I got here because I had extremely demanding parents who expected a lot from me and my older sister. We didn't get a free ride.

My mom taught me how to iron my dads work shirts when I was in kindergarten. I was emptying and loading a dishwasher and folding clothes in kinder too. When I was 7 my folks bought a bar and our house was connected to the rear of the bar. Before school I cleaned bar bathrooms, mopped bar floors, washed bar glasses - all this in addition to regular housework. By the time I was 9 I was mowing the acre of land surrounding the bar. We moved to a new home when I was 11. At our new home we boarded horses - I mucked horse stalls, bailed hay, watered the horses and help feed them. Our land grew so did the amount of lawn I had to mow. I also shoveled snow, cleaned the pool and helped with various projects. On the weekend we cleaned house. If I went to a friends to spend the night I had to be home before 9 the next morning so I could do chores. My older sister and I were also the summer babysitters for our younger brother and sister.

I got my first job when I was 15 at a photo lab and portrait studio. I took the bus after school everyday to work at the lab - in the summer I rode my bike to work (I think likely about 6 miles each way). I bought most my own clothing, shoes, everything. (well I didn't buy my own car - my dad bought me a 1978 reliant station wagon when I was 17 - thus I guess I did get a free ride).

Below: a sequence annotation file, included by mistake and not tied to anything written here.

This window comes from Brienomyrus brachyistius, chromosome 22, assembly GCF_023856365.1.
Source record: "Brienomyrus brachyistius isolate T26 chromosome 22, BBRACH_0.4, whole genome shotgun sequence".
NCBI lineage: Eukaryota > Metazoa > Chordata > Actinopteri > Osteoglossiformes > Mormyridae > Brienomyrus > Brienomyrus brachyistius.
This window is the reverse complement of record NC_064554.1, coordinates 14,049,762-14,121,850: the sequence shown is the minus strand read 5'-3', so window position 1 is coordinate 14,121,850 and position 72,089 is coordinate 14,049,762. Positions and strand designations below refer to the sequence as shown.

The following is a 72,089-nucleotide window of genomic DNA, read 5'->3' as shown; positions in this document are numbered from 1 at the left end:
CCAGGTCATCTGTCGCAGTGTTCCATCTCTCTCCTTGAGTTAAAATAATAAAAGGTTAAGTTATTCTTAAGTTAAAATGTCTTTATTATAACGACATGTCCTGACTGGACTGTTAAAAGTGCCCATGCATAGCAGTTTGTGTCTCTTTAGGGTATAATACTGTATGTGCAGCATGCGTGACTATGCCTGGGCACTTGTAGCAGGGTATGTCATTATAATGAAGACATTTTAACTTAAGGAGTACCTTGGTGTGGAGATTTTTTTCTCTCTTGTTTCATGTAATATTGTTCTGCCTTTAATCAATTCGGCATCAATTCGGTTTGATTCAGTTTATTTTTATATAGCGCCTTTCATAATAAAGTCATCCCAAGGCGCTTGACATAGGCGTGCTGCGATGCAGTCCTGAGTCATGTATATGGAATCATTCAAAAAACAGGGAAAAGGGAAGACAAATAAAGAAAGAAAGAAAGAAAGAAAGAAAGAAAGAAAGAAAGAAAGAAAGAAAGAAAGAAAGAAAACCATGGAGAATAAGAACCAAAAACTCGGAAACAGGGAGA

I didn't like my parents a whole lot when I was young. I thought they were mean, and treated me more like a slave than a daughter (sorry mom and dad if you are reading this but keep reading).

It was during the drive in the gigantic Uhaul that it dawned on me - I am as strong as I am because my parents never allowed me to be weak.

I have thanked my parents at various times for instilling in me an incredible work ethic. I give my all to everything I commit to. I got that from my folks and Ive known that for a long time. However I didn't realize how strong they helped make me until I felt like the tiny child driving the gigantic truck and I wasn't afraid. I never once thought "I can't do this". In fact I rarely think that - I just assume I can do all things.